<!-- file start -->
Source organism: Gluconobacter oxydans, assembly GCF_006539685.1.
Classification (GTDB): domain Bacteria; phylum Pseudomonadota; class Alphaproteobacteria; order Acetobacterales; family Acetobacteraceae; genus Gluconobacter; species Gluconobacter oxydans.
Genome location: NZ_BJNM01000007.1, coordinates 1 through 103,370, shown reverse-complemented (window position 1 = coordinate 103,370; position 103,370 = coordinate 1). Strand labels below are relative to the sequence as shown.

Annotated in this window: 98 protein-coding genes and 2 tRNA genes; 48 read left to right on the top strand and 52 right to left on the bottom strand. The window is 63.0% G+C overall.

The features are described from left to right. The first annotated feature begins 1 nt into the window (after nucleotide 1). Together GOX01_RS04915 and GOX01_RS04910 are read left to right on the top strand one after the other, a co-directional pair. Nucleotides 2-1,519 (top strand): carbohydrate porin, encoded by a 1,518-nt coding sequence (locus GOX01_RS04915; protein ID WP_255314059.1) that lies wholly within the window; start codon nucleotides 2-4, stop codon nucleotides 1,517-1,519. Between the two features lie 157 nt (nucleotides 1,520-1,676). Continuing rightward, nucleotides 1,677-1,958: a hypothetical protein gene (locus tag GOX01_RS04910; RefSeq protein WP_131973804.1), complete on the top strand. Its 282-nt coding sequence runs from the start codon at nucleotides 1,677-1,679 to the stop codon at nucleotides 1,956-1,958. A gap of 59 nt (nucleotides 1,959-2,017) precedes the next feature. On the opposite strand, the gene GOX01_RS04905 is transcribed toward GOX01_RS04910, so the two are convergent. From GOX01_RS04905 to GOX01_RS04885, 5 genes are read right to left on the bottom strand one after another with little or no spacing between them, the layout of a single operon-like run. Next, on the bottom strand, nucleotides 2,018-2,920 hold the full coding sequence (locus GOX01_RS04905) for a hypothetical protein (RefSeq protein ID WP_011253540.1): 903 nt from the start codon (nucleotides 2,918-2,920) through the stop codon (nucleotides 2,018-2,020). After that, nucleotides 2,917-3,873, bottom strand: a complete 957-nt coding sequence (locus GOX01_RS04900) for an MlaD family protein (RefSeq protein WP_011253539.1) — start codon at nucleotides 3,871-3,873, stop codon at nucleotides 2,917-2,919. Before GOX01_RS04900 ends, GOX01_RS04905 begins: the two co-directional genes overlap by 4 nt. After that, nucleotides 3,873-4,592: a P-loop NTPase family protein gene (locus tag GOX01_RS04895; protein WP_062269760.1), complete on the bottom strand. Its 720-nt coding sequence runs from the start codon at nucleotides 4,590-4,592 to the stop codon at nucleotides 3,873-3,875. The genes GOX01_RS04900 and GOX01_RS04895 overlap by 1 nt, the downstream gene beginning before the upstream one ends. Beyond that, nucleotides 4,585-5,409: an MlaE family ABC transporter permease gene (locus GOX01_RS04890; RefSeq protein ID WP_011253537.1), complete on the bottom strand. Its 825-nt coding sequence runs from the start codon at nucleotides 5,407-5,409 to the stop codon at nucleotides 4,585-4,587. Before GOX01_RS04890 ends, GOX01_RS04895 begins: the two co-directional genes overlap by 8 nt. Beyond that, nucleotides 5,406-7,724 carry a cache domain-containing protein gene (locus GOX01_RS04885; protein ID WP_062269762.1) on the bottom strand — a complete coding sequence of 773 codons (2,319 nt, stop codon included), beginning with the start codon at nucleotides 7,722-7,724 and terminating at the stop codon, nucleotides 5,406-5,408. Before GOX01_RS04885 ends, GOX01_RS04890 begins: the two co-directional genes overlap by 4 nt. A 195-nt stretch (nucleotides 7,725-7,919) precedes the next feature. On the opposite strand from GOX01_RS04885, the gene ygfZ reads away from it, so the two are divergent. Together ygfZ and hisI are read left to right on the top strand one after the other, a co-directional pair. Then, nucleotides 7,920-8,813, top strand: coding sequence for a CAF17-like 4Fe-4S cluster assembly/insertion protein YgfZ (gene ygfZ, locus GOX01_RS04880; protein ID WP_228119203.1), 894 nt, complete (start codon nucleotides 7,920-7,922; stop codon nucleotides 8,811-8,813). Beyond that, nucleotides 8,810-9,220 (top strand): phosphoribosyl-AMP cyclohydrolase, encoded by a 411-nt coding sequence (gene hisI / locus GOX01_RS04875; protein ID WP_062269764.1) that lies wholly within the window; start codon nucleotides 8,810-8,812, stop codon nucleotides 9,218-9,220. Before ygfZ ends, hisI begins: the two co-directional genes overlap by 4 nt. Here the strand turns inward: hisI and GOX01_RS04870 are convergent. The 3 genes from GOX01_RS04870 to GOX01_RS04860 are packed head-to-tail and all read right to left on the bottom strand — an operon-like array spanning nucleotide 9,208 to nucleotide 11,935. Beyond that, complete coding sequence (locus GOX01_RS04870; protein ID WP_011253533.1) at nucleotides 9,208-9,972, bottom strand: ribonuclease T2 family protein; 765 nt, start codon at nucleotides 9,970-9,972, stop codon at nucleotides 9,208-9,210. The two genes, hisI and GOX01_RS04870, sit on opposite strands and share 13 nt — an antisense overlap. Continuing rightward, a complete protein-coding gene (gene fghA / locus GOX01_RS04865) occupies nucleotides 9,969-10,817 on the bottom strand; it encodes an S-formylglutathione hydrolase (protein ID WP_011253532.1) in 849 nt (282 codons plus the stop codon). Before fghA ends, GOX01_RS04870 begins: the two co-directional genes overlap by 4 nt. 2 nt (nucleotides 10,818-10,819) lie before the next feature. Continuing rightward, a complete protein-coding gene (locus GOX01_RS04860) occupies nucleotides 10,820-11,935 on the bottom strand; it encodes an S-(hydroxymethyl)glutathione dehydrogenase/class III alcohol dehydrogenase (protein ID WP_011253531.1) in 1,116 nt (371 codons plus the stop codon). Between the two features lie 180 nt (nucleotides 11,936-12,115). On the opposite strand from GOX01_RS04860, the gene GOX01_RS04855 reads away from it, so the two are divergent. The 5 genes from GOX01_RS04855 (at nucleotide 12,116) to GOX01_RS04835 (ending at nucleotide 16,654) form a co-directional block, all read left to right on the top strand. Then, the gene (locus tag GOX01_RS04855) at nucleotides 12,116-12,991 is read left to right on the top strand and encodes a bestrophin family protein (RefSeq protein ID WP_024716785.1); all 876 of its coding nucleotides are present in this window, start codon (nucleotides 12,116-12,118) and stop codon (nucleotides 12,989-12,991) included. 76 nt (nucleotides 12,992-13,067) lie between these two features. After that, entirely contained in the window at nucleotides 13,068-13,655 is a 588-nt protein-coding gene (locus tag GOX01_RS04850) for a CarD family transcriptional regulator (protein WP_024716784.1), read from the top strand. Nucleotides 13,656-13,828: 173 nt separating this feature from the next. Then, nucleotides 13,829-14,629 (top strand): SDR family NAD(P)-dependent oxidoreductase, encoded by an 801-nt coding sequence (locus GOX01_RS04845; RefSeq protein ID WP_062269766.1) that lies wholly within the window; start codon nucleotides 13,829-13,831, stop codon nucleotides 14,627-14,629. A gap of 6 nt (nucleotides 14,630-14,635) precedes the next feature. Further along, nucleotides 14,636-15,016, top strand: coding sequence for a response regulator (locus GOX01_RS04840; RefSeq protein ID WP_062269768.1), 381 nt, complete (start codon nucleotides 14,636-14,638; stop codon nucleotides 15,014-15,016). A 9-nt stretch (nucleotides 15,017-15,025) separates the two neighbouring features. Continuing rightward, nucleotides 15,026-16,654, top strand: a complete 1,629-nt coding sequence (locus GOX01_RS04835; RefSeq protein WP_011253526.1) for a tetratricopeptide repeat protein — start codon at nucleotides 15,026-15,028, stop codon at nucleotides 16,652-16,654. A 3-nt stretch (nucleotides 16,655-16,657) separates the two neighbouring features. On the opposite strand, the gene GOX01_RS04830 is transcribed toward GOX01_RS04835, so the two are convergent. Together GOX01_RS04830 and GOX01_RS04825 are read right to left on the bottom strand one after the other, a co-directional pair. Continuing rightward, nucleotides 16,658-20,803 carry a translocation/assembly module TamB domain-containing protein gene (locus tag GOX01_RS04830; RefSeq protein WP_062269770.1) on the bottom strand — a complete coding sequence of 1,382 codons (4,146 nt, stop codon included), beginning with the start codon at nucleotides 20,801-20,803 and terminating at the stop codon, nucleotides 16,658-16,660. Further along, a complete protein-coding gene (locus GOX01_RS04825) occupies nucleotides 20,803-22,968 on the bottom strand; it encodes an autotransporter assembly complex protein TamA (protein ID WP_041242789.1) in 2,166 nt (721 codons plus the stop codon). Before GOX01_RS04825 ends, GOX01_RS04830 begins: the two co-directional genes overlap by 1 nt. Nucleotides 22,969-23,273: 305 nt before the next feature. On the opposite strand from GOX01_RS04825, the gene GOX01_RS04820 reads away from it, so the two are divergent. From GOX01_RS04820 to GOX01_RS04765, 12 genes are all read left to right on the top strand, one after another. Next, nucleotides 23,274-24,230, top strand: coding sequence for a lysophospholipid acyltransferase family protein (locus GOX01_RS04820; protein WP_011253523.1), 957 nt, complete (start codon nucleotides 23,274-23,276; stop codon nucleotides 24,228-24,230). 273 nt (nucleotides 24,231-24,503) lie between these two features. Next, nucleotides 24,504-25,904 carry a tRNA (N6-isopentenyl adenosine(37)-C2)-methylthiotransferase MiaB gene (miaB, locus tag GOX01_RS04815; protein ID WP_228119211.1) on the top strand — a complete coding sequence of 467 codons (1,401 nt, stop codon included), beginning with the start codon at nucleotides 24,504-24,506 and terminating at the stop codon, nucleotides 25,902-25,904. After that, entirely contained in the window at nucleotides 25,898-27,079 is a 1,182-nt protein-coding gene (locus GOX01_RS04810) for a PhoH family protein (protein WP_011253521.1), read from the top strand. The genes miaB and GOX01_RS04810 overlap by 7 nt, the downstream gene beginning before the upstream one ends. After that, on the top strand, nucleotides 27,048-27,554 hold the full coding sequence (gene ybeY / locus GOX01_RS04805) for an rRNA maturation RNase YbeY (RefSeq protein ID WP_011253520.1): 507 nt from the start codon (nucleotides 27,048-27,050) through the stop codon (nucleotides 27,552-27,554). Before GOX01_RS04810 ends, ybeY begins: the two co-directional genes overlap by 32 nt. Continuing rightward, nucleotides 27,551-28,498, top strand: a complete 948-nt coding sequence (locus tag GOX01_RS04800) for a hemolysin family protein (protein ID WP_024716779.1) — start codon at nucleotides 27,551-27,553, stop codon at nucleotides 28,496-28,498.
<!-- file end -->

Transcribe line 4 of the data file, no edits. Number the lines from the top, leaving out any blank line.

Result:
Annotated in this window: 98 protein-coding genes and 2 tRNA genes; 48 read left to right on the top strand and 52 right to left on the bottom strand. The window is 63.0% G+C overall.